Citizen Journalism

I often look through some of my past notebooks on a hunt for blog inspiration, and it was on the very last page of one particular book that I found the scribblings I wanted you all to read about here. They came from the last year of sixth form – 19 November 2014, to be precise – and an A2 Media lesson that saw us focus on “citizen journalism”, something defined by a quick Google search as “the collection, dissemination, and analysis of news and information by the general public, especially by means of the Internet.” I remember that it was a concept I found intriguing at the time, and something I definitely wanted to know more about. I liked the idea of these news vigilantes getting their hands dirty and plucking things the world needs to know about from under the noses of the big media corporations. Who wouldn’t want to be involved in something like that? Whatever we were saying about it in the lesson, we were obviously writing down some of the pros and cons associated with it, because these are what I found in my book in all of their black Biro glory.

The first pro I wrote is the one that caught my eye the most – it quite simply says that citizen journalism “allows normal people to create and collaborate”, and that this has the potential to “educate them in the process”. I like the fact that this is the first note on my list, because it immediately establishes that citizen journalism is a concept open to everyone, no matter who they may be. Furthermore, the “collaborative creativity” aspect of the whole thing is something I wanted this blog to aspire to when Will, Emily and Tamara all came on board, and I hope it can continue to do so as more people get involved in the future. Citizen journalism is already setting a few good examples for us, and we’re still only on the first bullet point on the page. The second says that it “reverses long-standing media hierarchies”. There’s a lot of very interesting stuff in the news, but we all know that there’s also a lot of bullshit which can heavily influence the unsuspecting victims reading it through widespread hegemony. With that in mind, it’s good to know that those who partake in citizen journalism can challenge this by taking it upon themselves to go solo and find out the truth. Maybe it’s not such a bad thing that my notes end after this point and there are no cons in my book – because, unless everything goes catastrophically wrong, how many downsides to citizen journalism are there?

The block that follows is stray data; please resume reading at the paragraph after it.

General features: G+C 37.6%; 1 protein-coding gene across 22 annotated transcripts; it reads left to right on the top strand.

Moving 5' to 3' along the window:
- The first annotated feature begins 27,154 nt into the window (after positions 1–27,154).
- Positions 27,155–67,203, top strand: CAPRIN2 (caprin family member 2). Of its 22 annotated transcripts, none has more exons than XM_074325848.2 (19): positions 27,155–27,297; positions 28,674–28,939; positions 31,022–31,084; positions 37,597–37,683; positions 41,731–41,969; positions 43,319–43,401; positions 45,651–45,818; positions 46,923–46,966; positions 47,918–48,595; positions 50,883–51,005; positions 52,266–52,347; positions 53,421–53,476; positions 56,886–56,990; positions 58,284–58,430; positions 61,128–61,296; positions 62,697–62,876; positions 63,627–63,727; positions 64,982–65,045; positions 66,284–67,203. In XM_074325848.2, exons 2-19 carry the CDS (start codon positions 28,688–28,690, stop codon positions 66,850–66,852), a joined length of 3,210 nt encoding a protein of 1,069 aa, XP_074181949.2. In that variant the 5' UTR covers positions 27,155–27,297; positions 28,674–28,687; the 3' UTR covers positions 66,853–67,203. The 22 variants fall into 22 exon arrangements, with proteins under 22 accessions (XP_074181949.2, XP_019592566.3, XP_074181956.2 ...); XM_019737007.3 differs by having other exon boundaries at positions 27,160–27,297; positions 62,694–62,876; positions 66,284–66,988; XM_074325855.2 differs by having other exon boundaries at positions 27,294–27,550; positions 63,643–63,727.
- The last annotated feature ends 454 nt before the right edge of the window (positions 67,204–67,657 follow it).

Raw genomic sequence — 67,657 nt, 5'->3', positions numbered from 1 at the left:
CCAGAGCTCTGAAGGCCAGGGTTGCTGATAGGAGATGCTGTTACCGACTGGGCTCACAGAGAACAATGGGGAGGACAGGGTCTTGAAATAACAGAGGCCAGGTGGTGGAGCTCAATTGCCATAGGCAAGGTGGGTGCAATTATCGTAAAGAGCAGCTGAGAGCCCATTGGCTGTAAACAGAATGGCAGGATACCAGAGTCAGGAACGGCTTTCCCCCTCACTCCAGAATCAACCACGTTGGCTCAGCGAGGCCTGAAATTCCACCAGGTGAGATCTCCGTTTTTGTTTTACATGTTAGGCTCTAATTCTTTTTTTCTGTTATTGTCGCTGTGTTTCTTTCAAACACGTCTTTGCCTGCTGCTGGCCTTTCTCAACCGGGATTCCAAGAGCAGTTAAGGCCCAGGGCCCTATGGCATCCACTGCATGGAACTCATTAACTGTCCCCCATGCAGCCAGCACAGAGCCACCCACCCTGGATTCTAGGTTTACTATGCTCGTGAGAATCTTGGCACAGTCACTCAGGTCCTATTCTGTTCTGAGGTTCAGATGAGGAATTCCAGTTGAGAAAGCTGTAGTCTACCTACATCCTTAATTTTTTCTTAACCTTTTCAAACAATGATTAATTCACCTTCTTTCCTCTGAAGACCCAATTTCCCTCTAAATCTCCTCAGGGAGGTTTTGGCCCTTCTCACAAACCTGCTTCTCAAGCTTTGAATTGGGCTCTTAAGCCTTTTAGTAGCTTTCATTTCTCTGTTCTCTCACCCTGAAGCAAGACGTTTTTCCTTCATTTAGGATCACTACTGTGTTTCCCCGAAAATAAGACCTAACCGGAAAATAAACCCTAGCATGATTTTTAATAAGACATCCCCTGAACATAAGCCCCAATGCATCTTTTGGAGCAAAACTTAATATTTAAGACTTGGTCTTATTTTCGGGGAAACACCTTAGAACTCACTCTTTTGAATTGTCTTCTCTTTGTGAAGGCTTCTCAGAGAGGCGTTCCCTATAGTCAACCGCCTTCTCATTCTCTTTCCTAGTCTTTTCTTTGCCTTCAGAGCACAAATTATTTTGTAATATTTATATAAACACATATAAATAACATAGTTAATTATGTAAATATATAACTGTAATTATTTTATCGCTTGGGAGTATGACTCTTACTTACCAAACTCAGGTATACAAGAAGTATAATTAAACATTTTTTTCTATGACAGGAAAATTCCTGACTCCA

Mason

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Half Time Oranges

I like to keep this blog as open as I can in terms of the subject matter it covers, but recently I’ve still felt pressure to write a “mission statement” or objective of sorts for Third Time Enabled. If I’m going to take it seriously and make it some kind of living, what do I want it to be? It was while pondering this question recently that I decided to take stock and compose a post that addressed it directly. In an ideal world, I want this project to grow into an outlet where myself and all other contributors have the opportunity to express respectful “opinion”, stories and thoughts from all corners of the “imagination”, and various items of interesting “information” from different areas of popular culture. I like to call these key words “the three ions”.

If I want to reach these as objectives, I’ve decided that we’ll first need some new voices. With that in mind, if you’d like to bring the three ions to life in a warm, humorous, imaginative and polite manner, please feel free to get in touch. You can email me at thirdtimeenabled@gmail.com, tweet me – I’m @HawkerMason – or message me on Facebook. I won’t bite, I promise; in fact, I’ll be delighted to discuss any ideas you might have floating around. Hopefully I’ll hear from you soon!

I know this post is much shorter than most of the others, but normal service will resume with the next one.  Anyway, sometimes the brief job advertisements are amongst the best, don’t you think?

Mason